Feeds

3G iPhone disassembled, photographed

New handset easier to repair

Secure remote control for conventional and virtual desktops

It didn't take long for someone to splash out on a 3G iPhone and take it to bits. Mac repair specialist iFixit got its handset in New Zealand and has uncovered the phone's interesting under-the-bonnet features.

iFixit 3G iPhone strip-down

Apple's iPhone 3G: opening the case
Image courtesy iFixit

A couple of screws on the base of the new iPhone allow the screen assembly to be lifted, revealing the innards. Like the iPod Touch - but not the first iPhone - the LCD and its glass cover are not bonded together, allowing broken glass to be replaced without junking the entire display.

iFixit 3G iPhone strip-down

No more hard-wired batteries
Image courtesy iFixit

Another practical improvement: the battery's not hard-wired, so it can be replaced far more easily than was previously the case.

iFixit 3G iPhone strip-down

The main circuit board
Image courtesy iFixit

It also appears to be an 1150mAh pack - smaller than the 1400mAh battery used in the first iPhone. That suggests the superior battery life Apple claims for the 3G handset, when compared to the original, comes through better power management and components that use less power overall than their predecessors did.

Stripping out the circuit board reveals Intel NOR Flash chippery and a variety of connectivity components form Infineon. The processor is an ARM chip sporting an Apple logo, but the model number coding reveals it to be a Samsung CPU.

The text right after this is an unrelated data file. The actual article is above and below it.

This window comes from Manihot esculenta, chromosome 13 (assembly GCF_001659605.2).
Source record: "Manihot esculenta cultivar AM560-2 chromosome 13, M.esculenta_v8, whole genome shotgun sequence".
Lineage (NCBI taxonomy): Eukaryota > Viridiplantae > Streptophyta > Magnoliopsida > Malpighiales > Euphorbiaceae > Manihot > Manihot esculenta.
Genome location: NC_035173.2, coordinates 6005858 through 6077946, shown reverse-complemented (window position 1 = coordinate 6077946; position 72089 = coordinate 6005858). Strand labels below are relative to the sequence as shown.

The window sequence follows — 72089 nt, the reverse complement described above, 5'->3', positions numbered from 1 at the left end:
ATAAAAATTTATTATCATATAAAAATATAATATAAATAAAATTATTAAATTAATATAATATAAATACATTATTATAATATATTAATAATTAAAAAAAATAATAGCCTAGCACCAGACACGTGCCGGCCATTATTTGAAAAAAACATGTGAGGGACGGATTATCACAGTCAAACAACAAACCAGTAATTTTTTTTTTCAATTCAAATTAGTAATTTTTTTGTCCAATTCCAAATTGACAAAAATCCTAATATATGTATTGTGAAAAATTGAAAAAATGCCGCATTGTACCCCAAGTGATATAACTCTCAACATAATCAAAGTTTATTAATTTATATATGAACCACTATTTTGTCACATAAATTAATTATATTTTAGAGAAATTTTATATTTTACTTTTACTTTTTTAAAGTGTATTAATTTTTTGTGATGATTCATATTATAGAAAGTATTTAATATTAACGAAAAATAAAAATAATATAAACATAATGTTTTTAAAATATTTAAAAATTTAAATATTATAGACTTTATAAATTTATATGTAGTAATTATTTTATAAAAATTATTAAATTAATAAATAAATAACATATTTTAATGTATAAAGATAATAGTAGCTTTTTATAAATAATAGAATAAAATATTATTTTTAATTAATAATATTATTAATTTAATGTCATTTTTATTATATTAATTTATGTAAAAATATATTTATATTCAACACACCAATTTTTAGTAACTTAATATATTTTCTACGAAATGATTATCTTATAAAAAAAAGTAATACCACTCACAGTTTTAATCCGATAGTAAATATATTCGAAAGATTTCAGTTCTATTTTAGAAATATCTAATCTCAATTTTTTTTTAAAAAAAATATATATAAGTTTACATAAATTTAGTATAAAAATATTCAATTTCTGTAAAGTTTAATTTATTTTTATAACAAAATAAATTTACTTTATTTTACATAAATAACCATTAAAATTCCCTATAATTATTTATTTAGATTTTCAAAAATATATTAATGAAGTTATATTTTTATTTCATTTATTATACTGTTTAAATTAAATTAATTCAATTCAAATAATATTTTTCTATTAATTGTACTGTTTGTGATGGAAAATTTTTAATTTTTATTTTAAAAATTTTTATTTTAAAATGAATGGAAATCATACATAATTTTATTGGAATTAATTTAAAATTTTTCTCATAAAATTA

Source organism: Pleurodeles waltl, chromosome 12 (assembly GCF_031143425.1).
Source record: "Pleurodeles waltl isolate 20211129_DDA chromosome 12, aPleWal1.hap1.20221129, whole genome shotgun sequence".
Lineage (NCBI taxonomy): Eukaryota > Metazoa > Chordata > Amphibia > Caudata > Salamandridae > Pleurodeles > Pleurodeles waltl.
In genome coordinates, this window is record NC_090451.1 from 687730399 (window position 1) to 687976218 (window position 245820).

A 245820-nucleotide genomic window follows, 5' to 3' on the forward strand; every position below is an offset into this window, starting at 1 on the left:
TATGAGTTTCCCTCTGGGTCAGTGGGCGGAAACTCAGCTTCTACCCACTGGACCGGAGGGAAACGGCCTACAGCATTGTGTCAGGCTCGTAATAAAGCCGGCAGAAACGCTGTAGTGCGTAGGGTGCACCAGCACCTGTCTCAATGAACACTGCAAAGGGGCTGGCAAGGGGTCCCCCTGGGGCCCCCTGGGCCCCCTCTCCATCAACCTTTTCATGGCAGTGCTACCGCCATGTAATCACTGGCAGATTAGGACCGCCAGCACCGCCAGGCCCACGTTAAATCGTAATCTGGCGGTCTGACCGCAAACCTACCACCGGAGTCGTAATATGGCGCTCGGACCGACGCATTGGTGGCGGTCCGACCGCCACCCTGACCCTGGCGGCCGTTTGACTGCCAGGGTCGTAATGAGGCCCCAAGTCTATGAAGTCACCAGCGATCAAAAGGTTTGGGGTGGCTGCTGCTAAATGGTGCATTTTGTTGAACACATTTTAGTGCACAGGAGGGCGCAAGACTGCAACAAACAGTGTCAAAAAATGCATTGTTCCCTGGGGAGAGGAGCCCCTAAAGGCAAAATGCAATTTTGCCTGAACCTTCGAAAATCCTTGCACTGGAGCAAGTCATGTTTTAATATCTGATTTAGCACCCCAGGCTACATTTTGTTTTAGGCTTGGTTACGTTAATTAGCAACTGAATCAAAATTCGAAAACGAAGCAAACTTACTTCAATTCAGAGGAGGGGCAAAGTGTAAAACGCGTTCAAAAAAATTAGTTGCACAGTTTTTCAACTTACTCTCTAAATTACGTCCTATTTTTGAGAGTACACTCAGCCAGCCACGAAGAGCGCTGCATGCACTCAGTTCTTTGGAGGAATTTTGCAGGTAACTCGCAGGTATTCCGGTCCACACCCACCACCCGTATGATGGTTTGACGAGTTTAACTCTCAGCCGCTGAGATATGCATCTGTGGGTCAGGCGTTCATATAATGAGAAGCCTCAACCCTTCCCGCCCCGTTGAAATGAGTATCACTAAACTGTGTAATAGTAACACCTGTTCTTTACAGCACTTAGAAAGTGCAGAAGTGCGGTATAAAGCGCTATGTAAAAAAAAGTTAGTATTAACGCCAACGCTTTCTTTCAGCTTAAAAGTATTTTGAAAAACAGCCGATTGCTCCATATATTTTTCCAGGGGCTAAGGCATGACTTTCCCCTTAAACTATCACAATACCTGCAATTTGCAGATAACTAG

iFixit's full iPhone 3G strip-down can be found here.

Beginner's guide to SSL certificates

More from The Register

next story
Xperia Z3: Crikey, Sony – ANOTHER flagship phondleslab?
The Fourth Amendment... and it IS better
Don't wait for that big iPad, order a NEXUS 9 instead, industry little bird says
Google said to debut next big slab, Android L ahead of Apple event
Microsoft to enter the STRUGGLE of the HUMAN WRIST
It's not just a thumb war, it's total digit war
Ex-US Navy fighter pilot MIT prof: Drones beat humans - I should know
'Missy' Cummings on UAVs, smartcars and dying from boredom
Netscape Navigator - the browser that started it all - turns 20
It was 20 years ago today, Marc Andreeesen taught the band to play
A drone of one's own: Reg buyers' guide for UAV fanciers
Hardware: Check. Software: Huh? Licence: Licence...?
The Apple launch AS IT HAPPENED: Totally SERIOUS coverage, not for haters
Fandroids, Windows Phone fringe-oids – you wouldn't understand
Apple SILENCES Bose, YANKS headphones from stores
The, er, Beats go on after noise-cancelling spat
prev story

Whitepapers

Forging a new future with identity relationship management
Learn about ForgeRock's next generation IRM platform and how it is designed to empower CEOS's and enterprises to engage with consumers.
Why and how to choose the right cloud vendor
The benefits of cloud-based storage in your processes. Eliminate onsite, disk-based backup and archiving in favor of cloud-based data protection.
Three 1TB solid state scorchers up for grabs
Big SSDs can be expensive but think big and think free because you could be the lucky winner of one of three 1TB Samsung SSD 840 EVO drives that we’re giving away worth over £300 apiece.
Reg Reader Research: SaaS based Email and Office Productivity Tools
Read this Reg reader report which provides advice and guidance for SMBs towards the use of SaaS based email and Office productivity tools.
Security for virtualized datacentres
Legacy security solutions are inefficient due to the architectural differences between physical and virtual environments.